Our next big adventure landed us in the beautiful state of Washington with our first stop being Seattle.
|View of downtown Seattle from Center for Wooden Boats|
Seattle, a city on Puget Sound in the Pacific Northwest, is surrounded by water, mountains and evergreen forests, and contains thousands of acres of parkland. Washington State’s largest city, it’s home to a large tech industry, with Microsoft and Amazon headquartered in its metropolitan area. The futuristic Space Needle, a 1962 World’s Fair legacy, is its most iconic landmark.
|Best view of Seattle from Kerry Park|
Kerry Park is a 1.26-acre park on the south slope of Queen Anne Hill in Seattle, located at the corner of Second Avenue West and West Highland Drive. The park offers the best view of the city. According to a plaque on a wall in the park, "Kerry Park was given to the City in 1927 by Mr. and Mrs. Albert Sperry Kerry, Sr., so that all who stop here may enjoy this view." That view encompasses downtown Seattle, Elliott Bay, the West Seattle peninsula, Bainbridge Island, and Mount Rainier.
Pike Place Market is a public market overlooking the Elliott Bay waterfront in Seattle. The Market opened August 17, 1907, and is one of the oldest continuously operated public farmers' markets in the United States. It is a place of business for many small farmers, craftspeople and merchants. Named after the central street, Pike Place runs northwest from Union Street to Virginia Street. With more than 10 million visitors annually, Pike Place Market is Seattle's most popular tourist destination and is the 33rd most visited tourist attraction in the world.
|Gman visiting the Market Theater Gum Wall is a brick wall which is covered in used chewing gum. The wall is in an alleyway in downtown Seattle. It is located in Post Alley under Pike Place Market. |
|Watching the fishmongers throw a fish|
The Market is built on the edge of a steep hill, and consists of several lower levels located below the main level. Each features a variety of unique shops such as antique dealers, comic book and collectible shops, small family-owned restaurants, and one of the oldest head shops in Seattle. The upper street level contains fishmongers, fresh produce stands and craft stalls operating in the covered arcades. Local farmers and craftspeople sell year-round in the arcades from tables they rent from the Market on a daily basis, in accordance with the Market's mission and founding goal: allowing consumers to "Meet the Producer".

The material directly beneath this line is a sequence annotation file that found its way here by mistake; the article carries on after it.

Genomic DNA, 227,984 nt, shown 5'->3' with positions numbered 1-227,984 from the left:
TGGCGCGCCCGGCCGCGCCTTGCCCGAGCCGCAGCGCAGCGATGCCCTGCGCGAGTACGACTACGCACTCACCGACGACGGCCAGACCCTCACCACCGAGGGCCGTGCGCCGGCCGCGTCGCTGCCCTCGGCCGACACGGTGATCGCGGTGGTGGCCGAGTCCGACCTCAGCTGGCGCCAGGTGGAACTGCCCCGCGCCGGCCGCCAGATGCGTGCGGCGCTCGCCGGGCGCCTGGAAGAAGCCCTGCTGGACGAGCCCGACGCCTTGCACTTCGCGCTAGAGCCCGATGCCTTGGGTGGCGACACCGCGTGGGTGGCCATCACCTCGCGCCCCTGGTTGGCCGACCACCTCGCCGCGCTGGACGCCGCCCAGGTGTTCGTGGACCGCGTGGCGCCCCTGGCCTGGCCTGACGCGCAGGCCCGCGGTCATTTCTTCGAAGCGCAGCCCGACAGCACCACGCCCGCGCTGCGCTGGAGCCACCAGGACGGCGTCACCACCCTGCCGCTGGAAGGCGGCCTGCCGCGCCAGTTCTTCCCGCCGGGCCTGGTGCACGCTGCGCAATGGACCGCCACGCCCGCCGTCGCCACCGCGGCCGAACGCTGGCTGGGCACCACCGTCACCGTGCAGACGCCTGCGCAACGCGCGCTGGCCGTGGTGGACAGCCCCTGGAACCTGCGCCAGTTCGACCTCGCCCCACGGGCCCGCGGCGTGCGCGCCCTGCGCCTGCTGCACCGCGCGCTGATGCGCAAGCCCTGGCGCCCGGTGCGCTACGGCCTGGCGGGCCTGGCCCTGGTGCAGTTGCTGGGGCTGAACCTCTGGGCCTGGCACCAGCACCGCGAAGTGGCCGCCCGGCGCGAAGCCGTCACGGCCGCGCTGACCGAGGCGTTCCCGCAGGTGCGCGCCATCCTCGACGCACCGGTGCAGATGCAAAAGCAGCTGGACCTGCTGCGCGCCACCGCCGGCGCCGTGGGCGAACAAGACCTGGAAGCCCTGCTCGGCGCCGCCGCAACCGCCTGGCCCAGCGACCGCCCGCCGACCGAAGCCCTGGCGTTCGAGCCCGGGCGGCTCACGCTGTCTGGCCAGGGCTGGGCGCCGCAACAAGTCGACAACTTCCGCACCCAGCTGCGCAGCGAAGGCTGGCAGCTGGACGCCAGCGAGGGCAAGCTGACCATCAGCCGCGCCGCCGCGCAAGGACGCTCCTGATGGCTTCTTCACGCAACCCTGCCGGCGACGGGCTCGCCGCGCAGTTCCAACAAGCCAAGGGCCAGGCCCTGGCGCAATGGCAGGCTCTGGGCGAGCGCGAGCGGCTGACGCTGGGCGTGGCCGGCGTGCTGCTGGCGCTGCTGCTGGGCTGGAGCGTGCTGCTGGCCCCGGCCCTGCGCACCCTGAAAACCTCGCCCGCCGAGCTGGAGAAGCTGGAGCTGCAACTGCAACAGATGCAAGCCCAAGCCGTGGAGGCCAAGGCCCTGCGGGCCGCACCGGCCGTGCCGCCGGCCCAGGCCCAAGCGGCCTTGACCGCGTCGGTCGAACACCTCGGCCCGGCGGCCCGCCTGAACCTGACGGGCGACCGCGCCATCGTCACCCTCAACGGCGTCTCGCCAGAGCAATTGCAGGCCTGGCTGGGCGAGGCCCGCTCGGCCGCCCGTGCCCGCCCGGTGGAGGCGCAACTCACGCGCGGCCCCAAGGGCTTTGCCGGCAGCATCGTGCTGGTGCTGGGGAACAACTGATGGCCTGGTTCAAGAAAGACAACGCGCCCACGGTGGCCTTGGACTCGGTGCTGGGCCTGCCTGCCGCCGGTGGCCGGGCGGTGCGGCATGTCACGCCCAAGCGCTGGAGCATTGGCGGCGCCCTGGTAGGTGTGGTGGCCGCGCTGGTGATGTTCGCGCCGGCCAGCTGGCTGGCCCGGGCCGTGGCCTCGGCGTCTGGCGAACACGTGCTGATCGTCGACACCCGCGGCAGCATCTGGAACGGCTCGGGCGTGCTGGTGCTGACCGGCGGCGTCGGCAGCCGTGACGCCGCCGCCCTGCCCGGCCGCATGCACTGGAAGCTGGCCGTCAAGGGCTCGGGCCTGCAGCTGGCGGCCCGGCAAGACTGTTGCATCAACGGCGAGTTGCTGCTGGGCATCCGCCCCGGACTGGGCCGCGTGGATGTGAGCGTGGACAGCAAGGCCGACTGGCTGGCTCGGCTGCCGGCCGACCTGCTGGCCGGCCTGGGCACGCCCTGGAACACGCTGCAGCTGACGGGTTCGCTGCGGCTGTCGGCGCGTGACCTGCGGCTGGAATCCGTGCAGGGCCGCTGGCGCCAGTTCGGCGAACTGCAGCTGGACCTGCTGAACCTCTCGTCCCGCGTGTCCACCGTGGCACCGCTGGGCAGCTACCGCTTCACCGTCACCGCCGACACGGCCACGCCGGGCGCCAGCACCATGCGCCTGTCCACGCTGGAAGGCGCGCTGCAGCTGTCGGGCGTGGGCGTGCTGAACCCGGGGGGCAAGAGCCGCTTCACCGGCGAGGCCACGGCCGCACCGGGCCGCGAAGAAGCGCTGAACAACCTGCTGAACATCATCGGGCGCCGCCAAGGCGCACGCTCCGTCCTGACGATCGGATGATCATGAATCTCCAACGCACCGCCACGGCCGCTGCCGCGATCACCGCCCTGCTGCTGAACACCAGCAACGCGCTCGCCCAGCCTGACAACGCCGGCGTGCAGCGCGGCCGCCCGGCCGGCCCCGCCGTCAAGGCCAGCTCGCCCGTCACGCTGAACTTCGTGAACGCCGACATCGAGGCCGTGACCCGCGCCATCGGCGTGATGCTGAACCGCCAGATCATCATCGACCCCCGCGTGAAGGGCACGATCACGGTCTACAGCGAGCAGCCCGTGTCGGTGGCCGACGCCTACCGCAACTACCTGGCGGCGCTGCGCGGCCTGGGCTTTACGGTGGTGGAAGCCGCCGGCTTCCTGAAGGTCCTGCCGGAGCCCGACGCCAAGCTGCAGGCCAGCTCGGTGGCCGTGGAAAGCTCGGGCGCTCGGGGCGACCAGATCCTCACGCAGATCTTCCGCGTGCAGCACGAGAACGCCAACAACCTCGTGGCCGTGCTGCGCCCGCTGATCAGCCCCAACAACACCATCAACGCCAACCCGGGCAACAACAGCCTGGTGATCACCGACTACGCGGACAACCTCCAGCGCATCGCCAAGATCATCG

Pike Place Market is home to nearly 500 residents who live in 8 different buildings throughout the Market. Most of these buildings have been low income housing in the past; however, some of them no longer are, such as the Livingston Baker apartments. The Market is run by the quasi-government Pike Place Market Preservation and Development Authority (PDA).
The Seattle Japanese Garden is a 3.5 acre Japanese garden built in 1937 in the Madison Park neighborhood of Seattle. The garden is located in the southern end of the Washington Park Arboretum on Lake Washington Boulevard East. The garden is one of the oldest Japanese gardens in North America, and is regarded as one of the most authentic Japanese gardens in the United States.
|Pagoda standing at Seattle Japanese Garden|
|Pond at Japanese Garden|
|Koi in pond at Japanese Garden|
The Center for Wooden Boats is a museum dedicated to preserving and documenting the maritime history of the Pacific Northwest area of the United States. CWB was founded by Dick Wagner in Seattle in the 1970s and has grown to include three sites; the South Lake Union campus in Lake Union Park, the Northlake Workshop & Warehouse at the North end of Lake Union, and The Center for Wooden Boats at Cama Beach State Park on Camano Island.
|Umiqa, a traditional workboat built by arctic peoples including the Inupiaq and Yup’ik cultures|
|Possibly the Beetle Cat, one of the sailboats that belongs to the CWB's fleet|
|Oar House located at the Center for Wooden Boats|
The CWB collection includes more than 170 vessels, mostly small sailboats and rowboats. The boats are divided into a number of sections.
The livery fleet includes daysailers, rowboats, and two pedal boats. The 20-foot(6.1 m) Blanchard Junior Knockabout is the mainstay of CWB's rental fleet. These boats were designed and built at the Blanchard Boat Company on Lake Union. They have eight, which are used for teaching and rentals.
|1911 halibut schooner, Tordenskjold|
|Sea plane lands on Lake Union|
|A foggy view of downtown Seattle from the back of the Bremerton - Seattle Ferry|
We took the ferry from Seattle to Bremerton to continue our tour and make our way to Olympic National Park. At the end of our trip we returned to Seattle to catch our flight. Instead of taking the ferry, again, we decided to drive over the Tacoma Narrows Bridge which has an interesting history.
The Tacoma Narrows Bridge is a suspension bridge in Washington that spans the Tacoma Narrows strait of Puget Sound between Tacoma and the Kitsap Peninsula. In 1940, this bridge, referred to as Galloping Gertie, began shaking and twisting violently due to high winds. It eventually collapsed and was rebuilt. Before its collapse, the bridge was the third-longest suspension bridge in the world in terms of main span length, behind the Golden Gate Bridge and the George Washington Bridge. We traveled on this bridge making our way back to Seattle to catch our flight.
|1940, Tacoma Narrows Bridge twisting in the wind|
|Tacoma Narrows Bridge today|